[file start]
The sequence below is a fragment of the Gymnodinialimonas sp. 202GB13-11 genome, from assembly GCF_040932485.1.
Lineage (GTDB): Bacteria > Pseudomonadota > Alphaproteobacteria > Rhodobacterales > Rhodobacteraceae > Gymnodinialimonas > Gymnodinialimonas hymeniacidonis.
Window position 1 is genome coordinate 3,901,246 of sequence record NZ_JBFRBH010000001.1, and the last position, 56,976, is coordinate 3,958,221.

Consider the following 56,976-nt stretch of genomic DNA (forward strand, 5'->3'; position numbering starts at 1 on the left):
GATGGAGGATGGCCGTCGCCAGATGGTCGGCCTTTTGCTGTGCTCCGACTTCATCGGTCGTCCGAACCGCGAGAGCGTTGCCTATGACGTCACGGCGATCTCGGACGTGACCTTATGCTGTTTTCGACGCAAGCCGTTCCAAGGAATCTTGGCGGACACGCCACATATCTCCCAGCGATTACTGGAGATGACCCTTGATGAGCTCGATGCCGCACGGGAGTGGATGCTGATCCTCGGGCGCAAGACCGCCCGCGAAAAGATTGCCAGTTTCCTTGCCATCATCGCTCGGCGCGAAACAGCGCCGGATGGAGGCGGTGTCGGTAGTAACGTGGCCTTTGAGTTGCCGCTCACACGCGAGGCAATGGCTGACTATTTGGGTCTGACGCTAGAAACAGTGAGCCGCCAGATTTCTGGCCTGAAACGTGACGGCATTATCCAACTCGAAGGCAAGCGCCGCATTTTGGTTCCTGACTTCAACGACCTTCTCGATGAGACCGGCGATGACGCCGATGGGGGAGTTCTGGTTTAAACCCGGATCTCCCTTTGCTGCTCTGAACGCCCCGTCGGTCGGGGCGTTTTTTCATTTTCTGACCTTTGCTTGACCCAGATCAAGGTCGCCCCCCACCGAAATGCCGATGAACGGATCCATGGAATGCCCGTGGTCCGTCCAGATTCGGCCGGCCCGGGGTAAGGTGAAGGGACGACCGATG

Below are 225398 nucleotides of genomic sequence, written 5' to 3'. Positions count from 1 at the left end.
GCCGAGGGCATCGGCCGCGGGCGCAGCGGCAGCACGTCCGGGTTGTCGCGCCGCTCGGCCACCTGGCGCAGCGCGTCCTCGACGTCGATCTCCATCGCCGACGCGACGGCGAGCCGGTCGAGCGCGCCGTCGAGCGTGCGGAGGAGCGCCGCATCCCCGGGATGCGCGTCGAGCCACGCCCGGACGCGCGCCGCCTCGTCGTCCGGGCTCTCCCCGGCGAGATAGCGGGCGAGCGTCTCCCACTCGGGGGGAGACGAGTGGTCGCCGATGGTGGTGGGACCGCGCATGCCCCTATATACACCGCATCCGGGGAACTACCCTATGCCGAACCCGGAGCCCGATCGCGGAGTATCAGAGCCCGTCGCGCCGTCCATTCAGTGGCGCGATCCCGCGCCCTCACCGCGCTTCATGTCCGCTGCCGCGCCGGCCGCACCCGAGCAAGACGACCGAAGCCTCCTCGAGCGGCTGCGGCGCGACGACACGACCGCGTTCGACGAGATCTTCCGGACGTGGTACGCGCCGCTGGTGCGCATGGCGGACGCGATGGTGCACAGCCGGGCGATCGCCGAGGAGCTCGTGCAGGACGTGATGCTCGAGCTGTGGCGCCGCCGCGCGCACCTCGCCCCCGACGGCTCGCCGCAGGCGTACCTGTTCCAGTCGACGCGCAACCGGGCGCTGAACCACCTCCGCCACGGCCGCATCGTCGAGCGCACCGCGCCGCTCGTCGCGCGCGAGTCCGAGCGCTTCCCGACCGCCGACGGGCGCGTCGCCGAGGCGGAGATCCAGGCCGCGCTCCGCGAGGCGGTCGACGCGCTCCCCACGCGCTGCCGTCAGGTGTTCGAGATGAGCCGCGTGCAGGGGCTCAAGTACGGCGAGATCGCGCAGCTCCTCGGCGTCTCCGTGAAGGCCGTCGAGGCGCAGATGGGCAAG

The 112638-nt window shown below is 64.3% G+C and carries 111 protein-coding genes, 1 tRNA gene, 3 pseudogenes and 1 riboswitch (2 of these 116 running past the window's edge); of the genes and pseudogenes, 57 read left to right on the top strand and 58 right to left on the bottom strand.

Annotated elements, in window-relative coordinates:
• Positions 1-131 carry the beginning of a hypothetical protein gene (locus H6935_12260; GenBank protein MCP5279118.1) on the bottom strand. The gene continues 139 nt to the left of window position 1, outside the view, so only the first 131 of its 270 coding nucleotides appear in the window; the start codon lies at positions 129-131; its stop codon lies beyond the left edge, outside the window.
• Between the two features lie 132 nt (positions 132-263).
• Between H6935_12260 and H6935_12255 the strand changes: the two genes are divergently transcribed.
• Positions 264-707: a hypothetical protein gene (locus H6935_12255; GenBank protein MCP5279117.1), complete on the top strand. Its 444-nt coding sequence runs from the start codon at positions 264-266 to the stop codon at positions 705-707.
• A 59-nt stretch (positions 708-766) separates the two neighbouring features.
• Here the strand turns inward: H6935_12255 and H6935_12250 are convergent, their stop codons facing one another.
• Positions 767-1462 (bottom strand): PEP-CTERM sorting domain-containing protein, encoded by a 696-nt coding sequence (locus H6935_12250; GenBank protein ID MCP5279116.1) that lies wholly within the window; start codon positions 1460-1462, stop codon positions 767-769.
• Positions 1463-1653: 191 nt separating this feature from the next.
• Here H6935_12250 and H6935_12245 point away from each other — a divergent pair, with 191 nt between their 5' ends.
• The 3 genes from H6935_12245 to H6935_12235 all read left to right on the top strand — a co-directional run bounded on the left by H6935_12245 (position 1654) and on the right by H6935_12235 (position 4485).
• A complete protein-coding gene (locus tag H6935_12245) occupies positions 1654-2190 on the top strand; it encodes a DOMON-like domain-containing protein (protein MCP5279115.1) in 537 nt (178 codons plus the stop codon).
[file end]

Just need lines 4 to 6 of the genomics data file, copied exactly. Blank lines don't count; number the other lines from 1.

Consider the following 56,976-nt stretch of genomic DNA (forward strand, 5'->3'; position numbering starts at 1 on the left):
GATGGAGGATGGCCGTCGCCAGATGGTCGGCCTTTTGCTGTGCTCCGACTTCATCGGTCGTCCGAACCGCGAGAGCGTTGCCTATGACGTCACGGCGATCTCGGACGTGACCTTATGCTGTTTTCGACGCAAGCCGTTCCAAGGAATCTTGGCGGACACGCCACATATCTCCCAGCGATTACTGGAGATGACCCTTGATGAGCTCGATGCCGCACGGGAGTGGATGCTGATCCTCGGGCGCAAGACCGCCCGCGAAAAGATTGCCAGTTTCCTTGCCATCATCGCTCGGCGCGAAACAGCGCCGGATGGAGGCGGTGTCGGTAGTAACGTGGCCTTTGAGTTGCCGCTCACACGCGAGGCAATGGCTGACTATTTGGGTCTGACGCTAGAAACAGTGAGCCGCCAGATTTCTGGCCTGAAACGTGACGGCATTATCCAACTCGAAGGCAAGCGCCGCATTTTGGTTCCTGACTTCAACGACCTTCTCGATGAGACCGGCGATGACGCCGATGGGGGAGTTCTGGTTTAAACCCGGATCTCCCTTTGCTGCTCTGAACGCCCCGTCGGTCGGGGCGTTTTTTCATTTTCTGACCTTTGCTTGACCCAGATCAAGGTCGCCCCCCACCGAAATGCCGATGAACGGATCCATGGAATGCCCGTGGTCCGTCCAGATTCGGCCGGCCCGGGGTAAGGTGAAGGGACGACCGATG

Below are 225398 nucleotides of genomic sequence, written 5' to 3'. Positions count from 1 at the left end.